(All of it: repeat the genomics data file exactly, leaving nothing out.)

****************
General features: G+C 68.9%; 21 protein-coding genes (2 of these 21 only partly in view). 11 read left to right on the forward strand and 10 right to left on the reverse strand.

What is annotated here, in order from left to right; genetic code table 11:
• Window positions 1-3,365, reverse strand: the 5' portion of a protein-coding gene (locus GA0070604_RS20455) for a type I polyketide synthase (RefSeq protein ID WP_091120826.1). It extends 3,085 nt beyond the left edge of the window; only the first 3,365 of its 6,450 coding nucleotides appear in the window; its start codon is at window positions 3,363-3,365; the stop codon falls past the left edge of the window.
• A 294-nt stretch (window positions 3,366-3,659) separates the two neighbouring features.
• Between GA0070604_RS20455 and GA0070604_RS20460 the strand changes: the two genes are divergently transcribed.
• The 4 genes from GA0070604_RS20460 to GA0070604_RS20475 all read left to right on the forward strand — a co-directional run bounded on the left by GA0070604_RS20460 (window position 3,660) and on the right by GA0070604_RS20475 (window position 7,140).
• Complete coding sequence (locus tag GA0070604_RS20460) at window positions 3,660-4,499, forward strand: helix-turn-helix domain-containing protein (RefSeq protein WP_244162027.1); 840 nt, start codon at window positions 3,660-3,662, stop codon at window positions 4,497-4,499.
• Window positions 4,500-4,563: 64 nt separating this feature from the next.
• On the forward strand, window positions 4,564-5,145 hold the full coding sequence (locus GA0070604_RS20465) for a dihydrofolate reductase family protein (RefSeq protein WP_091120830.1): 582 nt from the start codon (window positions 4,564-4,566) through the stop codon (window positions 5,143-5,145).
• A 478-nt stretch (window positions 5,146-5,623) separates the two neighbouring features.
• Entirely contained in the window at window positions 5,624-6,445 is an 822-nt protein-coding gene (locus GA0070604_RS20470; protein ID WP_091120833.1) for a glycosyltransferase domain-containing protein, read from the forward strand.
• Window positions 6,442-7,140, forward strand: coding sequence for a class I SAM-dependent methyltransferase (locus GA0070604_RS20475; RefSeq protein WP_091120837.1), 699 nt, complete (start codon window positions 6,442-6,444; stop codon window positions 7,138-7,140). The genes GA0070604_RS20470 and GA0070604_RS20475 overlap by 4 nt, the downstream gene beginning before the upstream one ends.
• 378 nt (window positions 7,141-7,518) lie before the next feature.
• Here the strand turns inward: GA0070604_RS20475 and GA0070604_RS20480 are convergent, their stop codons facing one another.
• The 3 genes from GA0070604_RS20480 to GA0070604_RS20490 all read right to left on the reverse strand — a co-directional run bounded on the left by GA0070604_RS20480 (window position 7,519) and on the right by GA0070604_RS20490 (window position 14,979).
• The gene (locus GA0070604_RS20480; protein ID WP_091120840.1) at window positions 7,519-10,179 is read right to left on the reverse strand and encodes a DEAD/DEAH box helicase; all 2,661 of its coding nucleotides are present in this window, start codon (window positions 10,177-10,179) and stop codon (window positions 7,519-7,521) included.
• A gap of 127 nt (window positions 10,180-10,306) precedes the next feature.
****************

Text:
General features: G+C 68.9%; 21 protein-coding genes (2 of these 21 only partly in view). 11 read left to right on the forward strand and 10 right to left on the reverse strand.

What is annotated here, in order from left to right; genetic code table 11:
• Window positions 1-3,365, reverse strand: the 5' portion of a protein-coding gene (locus GA0070604_RS20455) for a type I polyketide synthase (RefSeq protein ID WP_091120826.1). It extends 3,085 nt beyond the left edge of the window; only the first 3,365 of its 6,450 coding nucleotides appear in the window; its start codon is at window positions 3,363-3,365; the stop codon falls past the left edge of the window.
• A 294-nt stretch (window positions 3,366-3,659) separates the two neighbouring features.
• Between GA0070604_RS20455 and GA0070604_RS20460 the strand changes: the two genes are divergently transcribed.
• The 4 genes from GA0070604_RS20460 to GA0070604_RS20475 all read left to right on the forward strand — a co-directional run bounded on the left by GA0070604_RS20460 (window position 3,660) and on the right by GA0070604_RS20475 (window position 7,140).
• Complete coding sequence (locus tag GA0070604_RS20460) at window positions 3,660-4,499, forward strand: helix-turn-helix domain-containing protein (RefSeq protein WP_244162027.1); 840 nt, start codon at window positions 3,660-3,662, stop codon at window positions 4,497-4,499.
• Window positions 4,500-4,563: 64 nt separating this feature from the next.
• On the forward strand, window positions 4,564-5,145 hold the full coding sequence (locus GA0070604_RS20465) for a dihydrofolate reductase family protein (RefSeq protein WP_091120830.1): 582 nt from the start codon (window positions 4,564-4,566) through the stop codon (window positions 5,143-5,145).
• A 478-nt stretch (window positions 5,146-5,623) separates the two neighbouring features.
• Entirely contained in the window at window positions 5,624-6,445 is an 822-nt protein-coding gene (locus GA0070604_RS20470; protein ID WP_091120833.1) for a glycosyltransferase domain-containing protein, read from the forward strand.
• Window positions 6,442-7,140, forward strand: coding sequence for a class I SAM-dependent methyltransferase (locus GA0070604_RS20475; RefSeq protein WP_091120837.1), 699 nt, complete (start codon window positions 6,442-6,444; stop codon window positions 7,138-7,140). The genes GA0070604_RS20470 and GA0070604_RS20475 overlap by 4 nt, the downstream gene beginning before the upstream one ends.
• 378 nt (window positions 7,141-7,518) lie before the next feature.
• Here the strand turns inward: GA0070604_RS20475 and GA0070604_RS20480 are convergent, their stop codons facing one another.
• The 3 genes from GA0070604_RS20480 to GA0070604_RS20490 all read right to left on the reverse strand — a co-directional run bounded on the left by GA0070604_RS20480 (window position 7,519) and on the right by GA0070604_RS20490 (window position 14,979).
• The gene (locus GA0070604_RS20480; protein ID WP_091120840.1) at window positions 7,519-10,179 is read right to left on the reverse strand and encodes a DEAD/DEAH box helicase; all 2,661 of its coding nucleotides are present in this window, start codon (window positions 10,177-10,179) and stop codon (window positions 7,519-7,521) included.
• A gap of 127 nt (window positions 10,180-10,306) precedes the next feature.